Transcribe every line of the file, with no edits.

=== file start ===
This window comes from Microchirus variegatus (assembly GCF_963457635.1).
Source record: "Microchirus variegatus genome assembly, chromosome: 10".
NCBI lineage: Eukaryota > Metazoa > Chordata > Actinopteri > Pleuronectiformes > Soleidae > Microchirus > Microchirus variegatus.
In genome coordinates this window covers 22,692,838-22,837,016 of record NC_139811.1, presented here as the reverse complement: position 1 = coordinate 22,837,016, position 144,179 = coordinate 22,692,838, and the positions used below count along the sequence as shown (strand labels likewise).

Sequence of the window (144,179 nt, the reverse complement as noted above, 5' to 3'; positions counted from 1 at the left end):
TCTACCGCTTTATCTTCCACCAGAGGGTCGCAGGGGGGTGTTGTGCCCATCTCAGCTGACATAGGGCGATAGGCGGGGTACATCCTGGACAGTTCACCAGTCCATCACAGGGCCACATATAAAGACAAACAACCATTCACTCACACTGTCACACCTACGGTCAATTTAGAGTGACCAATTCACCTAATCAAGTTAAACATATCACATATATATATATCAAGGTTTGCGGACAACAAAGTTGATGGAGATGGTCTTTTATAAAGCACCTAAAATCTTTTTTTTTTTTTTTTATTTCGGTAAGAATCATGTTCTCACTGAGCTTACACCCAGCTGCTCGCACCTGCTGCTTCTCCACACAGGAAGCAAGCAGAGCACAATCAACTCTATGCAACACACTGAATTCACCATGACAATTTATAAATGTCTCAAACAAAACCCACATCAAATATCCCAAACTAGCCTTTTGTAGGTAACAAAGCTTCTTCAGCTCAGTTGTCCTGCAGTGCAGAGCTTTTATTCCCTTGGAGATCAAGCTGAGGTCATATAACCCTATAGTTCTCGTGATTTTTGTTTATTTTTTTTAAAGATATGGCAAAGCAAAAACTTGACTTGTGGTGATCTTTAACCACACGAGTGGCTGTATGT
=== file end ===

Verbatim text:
This window comes from Microchirus variegatus (assembly GCF_963457635.1).
Source record: "Microchirus variegatus genome assembly, chromosome: 10".
NCBI lineage: Eukaryota > Metazoa > Chordata > Actinopteri > Pleuronectiformes > Soleidae > Microchirus > Microchirus variegatus.
In genome coordinates this window covers 22,692,838-22,837,016 of record NC_139811.1, presented here as the reverse complement: position 1 = coordinate 22,837,016, position 144,179 = coordinate 22,692,838, and the positions used below count along the sequence as shown (strand labels likewise).

Sequence of the window (144,179 nt, the reverse complement as noted above, 5' to 3'; positions counted from 1 at the left end):
TCTACCGCTTTATCTTCCACCAGAGGGTCGCAGGGGGGTGTTGTGCCCATCTCAGCTGACATAGGGCGATAGGCGGGGTACATCCTGGACAGTTCACCAGTCCATCACAGGGCCACATATAAAGACAAACAACCATTCACTCACACTGTCACACCTACGGTCAATTTAGAGTGACCAATTCACCTAATCAAGTTAAACATATCACATATATATATATCAAGGTTTGCGGACAACAAAGTTGATGGAGATGGTCTTTTATAAAGCACCTAAAATCTTTTTTTTTTTTTTTTATTTCGGTAAGAATCATGTTCTCACTGAGCTTACACCCAGCTGCTCGCACCTGCTGCTTCTCCACACAGGAAGCAAGCAGAGCACAATCAACTCTATGCAACACACTGAATTCACCATGACAATTTATAAATGTCTCAAACAAAACCCACATCAAATATCCCAAACTAGCCTTTTGTAGGTAACAAAGCTTCTTCAGCTCAGTTGTCCTGCAGTGCAGAGCTTTTATTCCCTTGGAGATCAAGCTGAGGTCATATAACCCTATAGTTCTCGTGATTTTTGTTTATTTTTTTTAAAGATATGGCAAAGCAAAAACTTGACTTGTGGTGATCTTTAACCACACGAGTGGCTGTATGT